Background: Because of increased access to kidney transplantation in elderly subjects, the prevalence of monoclonal gammopathies of unknown significance (MGUS) in kidney transplantation (KT) is growing. However, little is known about the consequences of MGUS on long-term outcomes.

Methods: We identified 70 recipients with MGUS present at transplantation (KTMG) and 114 patients with MGUS occurring after KT (DNMG), among 3059 patients who underwent a KT in two French kidney transplantation centers. We compared outcomes of KTMG with those of matched controls.

Results: Baseline characteristics were similar except for an older age in KTMG compared with the DNMG group (62 vs 57 years, P = .03). Transient MGUS occurred more frequently in DNMG patients (45% vs 24%, P = .007). When compared with matched controls without MGUS, KTMG patients showed higher frequency and earlier post-transplant solid cancers (15% vs 5%, P = .04) and a trend for more bacterial infections (63% vs 48%, P = .08), without difference regarding patient and graft survival, rejection episodes or hematological complications. KTMG patients with an abnormal kappa/lambda ratio and/or severe hypogammaglobulinemia at the time of KT experienced shorter overall survival.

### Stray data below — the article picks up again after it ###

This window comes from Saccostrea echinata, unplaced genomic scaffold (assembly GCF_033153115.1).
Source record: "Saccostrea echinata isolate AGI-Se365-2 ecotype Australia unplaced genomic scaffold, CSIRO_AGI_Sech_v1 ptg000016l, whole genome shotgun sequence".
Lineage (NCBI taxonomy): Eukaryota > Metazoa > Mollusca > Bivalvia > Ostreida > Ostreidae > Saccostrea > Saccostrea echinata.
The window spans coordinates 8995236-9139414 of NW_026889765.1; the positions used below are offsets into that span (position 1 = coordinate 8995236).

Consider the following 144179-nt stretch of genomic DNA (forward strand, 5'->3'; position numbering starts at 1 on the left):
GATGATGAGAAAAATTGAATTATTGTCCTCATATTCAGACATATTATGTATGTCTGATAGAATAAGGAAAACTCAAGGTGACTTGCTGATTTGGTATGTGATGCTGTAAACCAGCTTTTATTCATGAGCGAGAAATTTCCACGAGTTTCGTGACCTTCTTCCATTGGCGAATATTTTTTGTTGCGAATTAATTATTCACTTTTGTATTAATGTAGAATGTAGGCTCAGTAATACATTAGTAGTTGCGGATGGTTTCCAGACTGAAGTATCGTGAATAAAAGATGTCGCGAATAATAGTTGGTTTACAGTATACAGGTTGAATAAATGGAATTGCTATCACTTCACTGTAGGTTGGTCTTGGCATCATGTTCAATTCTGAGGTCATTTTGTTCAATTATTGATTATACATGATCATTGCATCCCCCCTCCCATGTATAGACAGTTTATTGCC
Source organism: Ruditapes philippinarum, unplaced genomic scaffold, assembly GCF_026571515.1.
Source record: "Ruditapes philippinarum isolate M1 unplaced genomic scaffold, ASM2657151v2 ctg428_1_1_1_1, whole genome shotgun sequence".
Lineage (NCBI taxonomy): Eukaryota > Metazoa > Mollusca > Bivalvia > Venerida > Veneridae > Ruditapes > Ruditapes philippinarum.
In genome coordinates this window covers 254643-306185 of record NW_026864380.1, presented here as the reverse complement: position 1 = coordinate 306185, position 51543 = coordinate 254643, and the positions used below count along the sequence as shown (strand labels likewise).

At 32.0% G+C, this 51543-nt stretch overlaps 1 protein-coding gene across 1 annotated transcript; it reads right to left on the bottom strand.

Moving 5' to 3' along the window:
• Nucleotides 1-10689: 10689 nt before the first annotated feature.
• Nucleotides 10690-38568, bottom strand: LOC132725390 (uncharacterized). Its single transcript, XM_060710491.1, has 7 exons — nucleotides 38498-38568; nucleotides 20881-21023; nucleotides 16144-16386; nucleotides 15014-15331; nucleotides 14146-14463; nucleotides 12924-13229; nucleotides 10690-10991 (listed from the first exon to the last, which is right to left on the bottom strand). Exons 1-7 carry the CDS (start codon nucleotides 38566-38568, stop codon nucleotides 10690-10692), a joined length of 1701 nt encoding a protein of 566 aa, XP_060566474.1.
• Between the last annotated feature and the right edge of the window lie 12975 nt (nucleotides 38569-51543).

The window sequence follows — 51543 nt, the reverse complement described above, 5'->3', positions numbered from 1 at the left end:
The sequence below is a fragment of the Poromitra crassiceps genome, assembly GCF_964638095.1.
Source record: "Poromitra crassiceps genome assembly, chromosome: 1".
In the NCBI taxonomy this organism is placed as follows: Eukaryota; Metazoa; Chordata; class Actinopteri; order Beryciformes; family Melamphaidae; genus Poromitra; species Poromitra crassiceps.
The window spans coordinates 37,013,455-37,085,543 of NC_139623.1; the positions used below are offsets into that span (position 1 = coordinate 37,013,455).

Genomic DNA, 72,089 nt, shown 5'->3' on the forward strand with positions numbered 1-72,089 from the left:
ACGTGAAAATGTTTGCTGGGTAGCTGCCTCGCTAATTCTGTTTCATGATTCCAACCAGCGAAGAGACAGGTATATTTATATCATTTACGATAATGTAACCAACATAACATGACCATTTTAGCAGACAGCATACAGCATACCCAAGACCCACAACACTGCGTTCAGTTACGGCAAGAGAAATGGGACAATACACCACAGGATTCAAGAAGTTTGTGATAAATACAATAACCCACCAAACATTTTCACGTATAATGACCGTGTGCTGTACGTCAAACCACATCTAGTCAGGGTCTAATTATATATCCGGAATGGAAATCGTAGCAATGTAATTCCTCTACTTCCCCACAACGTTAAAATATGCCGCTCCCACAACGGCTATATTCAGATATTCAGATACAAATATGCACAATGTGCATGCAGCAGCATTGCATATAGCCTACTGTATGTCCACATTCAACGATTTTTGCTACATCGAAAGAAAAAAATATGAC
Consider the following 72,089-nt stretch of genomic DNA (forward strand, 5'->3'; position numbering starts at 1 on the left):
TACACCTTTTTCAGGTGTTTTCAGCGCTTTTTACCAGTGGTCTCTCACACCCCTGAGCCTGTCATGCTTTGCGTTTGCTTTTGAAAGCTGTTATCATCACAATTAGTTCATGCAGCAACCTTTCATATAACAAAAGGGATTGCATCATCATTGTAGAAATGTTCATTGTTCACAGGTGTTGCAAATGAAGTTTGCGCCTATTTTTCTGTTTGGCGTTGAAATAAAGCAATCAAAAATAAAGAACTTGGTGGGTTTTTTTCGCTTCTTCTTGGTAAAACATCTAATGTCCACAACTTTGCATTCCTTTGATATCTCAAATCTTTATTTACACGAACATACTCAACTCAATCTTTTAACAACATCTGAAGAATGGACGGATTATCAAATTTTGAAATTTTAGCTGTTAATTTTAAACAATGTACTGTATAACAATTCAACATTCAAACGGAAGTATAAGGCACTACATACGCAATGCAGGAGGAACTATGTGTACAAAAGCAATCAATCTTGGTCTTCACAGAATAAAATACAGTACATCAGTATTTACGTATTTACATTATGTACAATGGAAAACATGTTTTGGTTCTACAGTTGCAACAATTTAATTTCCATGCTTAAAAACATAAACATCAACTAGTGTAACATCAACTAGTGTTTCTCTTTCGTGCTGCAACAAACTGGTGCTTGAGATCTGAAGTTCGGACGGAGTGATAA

Conclusions: MGUS detection at the time of KT is neither associated with a higher occurrence of graft rejection, nor adversely affects graft or overall survival. MGUS should not contraindicate KT. However, MGUS at the time of KT may be associated with higher risk of early neoplastic and infectious complications and warrants prolonged surveillance. Measurement of serum free light chain should be performed before transplant to refine the risk evaluation of KTMG patients and propose personalized follow-up and immunosuppression.